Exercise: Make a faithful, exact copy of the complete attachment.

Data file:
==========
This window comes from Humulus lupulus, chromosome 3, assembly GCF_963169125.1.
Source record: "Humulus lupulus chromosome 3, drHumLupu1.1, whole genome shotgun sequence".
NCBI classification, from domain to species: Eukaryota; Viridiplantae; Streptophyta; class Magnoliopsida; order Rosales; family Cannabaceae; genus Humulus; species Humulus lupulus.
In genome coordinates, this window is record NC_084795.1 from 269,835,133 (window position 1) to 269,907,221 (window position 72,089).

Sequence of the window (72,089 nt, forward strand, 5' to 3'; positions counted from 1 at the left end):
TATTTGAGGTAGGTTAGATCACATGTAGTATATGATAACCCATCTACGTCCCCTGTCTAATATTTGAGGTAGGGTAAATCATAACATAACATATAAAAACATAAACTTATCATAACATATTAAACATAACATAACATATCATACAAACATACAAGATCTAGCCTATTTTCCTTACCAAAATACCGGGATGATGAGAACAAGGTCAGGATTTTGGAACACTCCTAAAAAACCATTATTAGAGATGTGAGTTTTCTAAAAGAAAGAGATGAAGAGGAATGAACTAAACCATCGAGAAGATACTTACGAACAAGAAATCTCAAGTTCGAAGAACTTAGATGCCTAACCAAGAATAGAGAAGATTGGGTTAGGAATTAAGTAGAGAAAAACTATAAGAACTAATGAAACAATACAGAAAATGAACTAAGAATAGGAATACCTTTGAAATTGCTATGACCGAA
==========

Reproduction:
This window comes from Humulus lupulus, chromosome 3, assembly GCF_963169125.1.
Source record: "Humulus lupulus chromosome 3, drHumLupu1.1, whole genome shotgun sequence".
NCBI classification, from domain to species: Eukaryota; Viridiplantae; Streptophyta; class Magnoliopsida; order Rosales; family Cannabaceae; genus Humulus; species Humulus lupulus.
In genome coordinates, this window is record NC_084795.1 from 269,835,133 (window position 1) to 269,907,221 (window position 72,089).

Sequence of the window (72,089 nt, forward strand, 5' to 3'; positions counted from 1 at the left end):
TATTTGAGGTAGGTTAGATCACATGTAGTATATGATAACCCATCTACGTCCCCTGTCTAATATTTGAGGTAGGGTAAATCATAACATAACATATAAAAACATAAACTTATCATAACATATTAAACATAACATAACATATCATACAAACATACAAGATCTAGCCTATTTTCCTTACCAAAATACCGGGATGATGAGAACAAGGTCAGGATTTTGGAACACTCCTAAAAAACCATTATTAGAGATGTGAGTTTTCTAAAAGAAAGAGATGAAGAGGAATGAACTAAACCATCGAGAAGATACTTACGAACAAGAAATCTCAAGTTCGAAGAACTTAGATGCCTAACCAAGAATAGAGAAGATTGGGTTAGGAATTAAGTAGAGAAAAACTATAAGAACTAATGAAACAATACAGAAAATGAACTAAGAATAGGAATACCTTTGAAATTGCTATGACCGAA